“In my practice, I’m seeing more and more truckers with animals on the road and I’m enthusiastic about it,” says veterinarian Keith Campbell of the Dakota Veterinary Hospital in Winnipeg. But, he adds, there are some important tips to consider.

“If you’re going south, to the southern states, it’s important to get your dog immunized for heartworm disease,” says Campbell. Wherever the climate is warmer and more humid, says Campbell, there is a greater risk of diseases like heartworm (in dogs), as well as fleas. Fleas will multiply more rapidly when it’s hot, and it’s difficult to get rid of them because you have to kill the eggs and larvae, which can burrow in the sleeper’s carpet.

“A good idea is for drivers to check with a vet at their destination for infectious diseases,” adds Campbell. “In many parts of the States, leptospirosis, a bacterial disease that affects dogs and can cause kidney damage, is a problem. It can be transmitted by urine, and a dog urinating where another dog has been – at a rest stop – is susceptible,” says Campbell.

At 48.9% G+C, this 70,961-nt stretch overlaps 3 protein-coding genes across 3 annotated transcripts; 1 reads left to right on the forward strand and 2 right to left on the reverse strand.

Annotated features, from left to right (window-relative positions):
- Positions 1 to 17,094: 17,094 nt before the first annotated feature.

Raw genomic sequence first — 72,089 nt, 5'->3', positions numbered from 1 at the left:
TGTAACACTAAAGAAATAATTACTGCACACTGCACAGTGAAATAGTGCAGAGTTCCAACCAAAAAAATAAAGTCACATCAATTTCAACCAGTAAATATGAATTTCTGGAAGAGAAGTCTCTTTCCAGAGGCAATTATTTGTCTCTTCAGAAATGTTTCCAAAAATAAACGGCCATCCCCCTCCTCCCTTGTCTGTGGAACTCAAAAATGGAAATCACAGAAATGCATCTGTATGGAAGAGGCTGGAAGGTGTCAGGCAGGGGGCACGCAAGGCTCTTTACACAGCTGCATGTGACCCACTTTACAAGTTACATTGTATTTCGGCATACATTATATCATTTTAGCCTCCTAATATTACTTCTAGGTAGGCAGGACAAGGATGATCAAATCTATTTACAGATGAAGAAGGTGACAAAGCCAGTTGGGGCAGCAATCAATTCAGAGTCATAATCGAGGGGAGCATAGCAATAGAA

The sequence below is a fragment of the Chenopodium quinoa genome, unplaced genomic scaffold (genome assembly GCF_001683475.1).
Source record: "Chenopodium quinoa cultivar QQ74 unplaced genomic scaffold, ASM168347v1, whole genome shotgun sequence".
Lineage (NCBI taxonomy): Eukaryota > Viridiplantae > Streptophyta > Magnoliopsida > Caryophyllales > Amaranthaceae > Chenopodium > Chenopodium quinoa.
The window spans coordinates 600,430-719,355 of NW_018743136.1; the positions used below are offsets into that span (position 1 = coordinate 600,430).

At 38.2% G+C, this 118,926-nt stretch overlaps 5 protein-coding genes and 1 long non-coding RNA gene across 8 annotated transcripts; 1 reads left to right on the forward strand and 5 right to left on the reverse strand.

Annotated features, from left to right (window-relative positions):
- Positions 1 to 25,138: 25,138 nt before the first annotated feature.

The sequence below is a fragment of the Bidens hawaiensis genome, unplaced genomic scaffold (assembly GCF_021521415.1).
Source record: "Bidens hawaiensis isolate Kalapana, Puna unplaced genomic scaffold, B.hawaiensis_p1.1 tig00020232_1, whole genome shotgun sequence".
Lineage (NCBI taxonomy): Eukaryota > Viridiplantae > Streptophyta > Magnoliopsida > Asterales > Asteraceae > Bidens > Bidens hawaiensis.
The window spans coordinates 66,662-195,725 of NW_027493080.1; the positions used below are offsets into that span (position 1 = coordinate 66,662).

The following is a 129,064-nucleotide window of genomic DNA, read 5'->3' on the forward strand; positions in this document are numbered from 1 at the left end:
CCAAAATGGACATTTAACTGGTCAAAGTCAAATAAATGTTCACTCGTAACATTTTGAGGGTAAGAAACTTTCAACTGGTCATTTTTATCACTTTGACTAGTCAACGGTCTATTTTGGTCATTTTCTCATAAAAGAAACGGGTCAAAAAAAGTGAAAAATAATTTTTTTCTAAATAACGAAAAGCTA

Tracy Shulist, an owner/operator with Concord Transport, travels everywhere with her toy poodle, Pepper.

“I’m aware of all the vets wherever I go, and they’re very kind and aware of people traveling with pets, she says. “I carry a file in case he falls real sick.”

It’s a well-equipped dog. Pepper even has his own truck, a 1999 Kenworth W900, with his name on the side, as well as his personal company identification and motor- cycle helmet.

Pepper has crossed the border with Shulist many times without incident. And that seems to be the case for most of the drivers Truck News spoke to. Few are stopped for specific checks on their animals.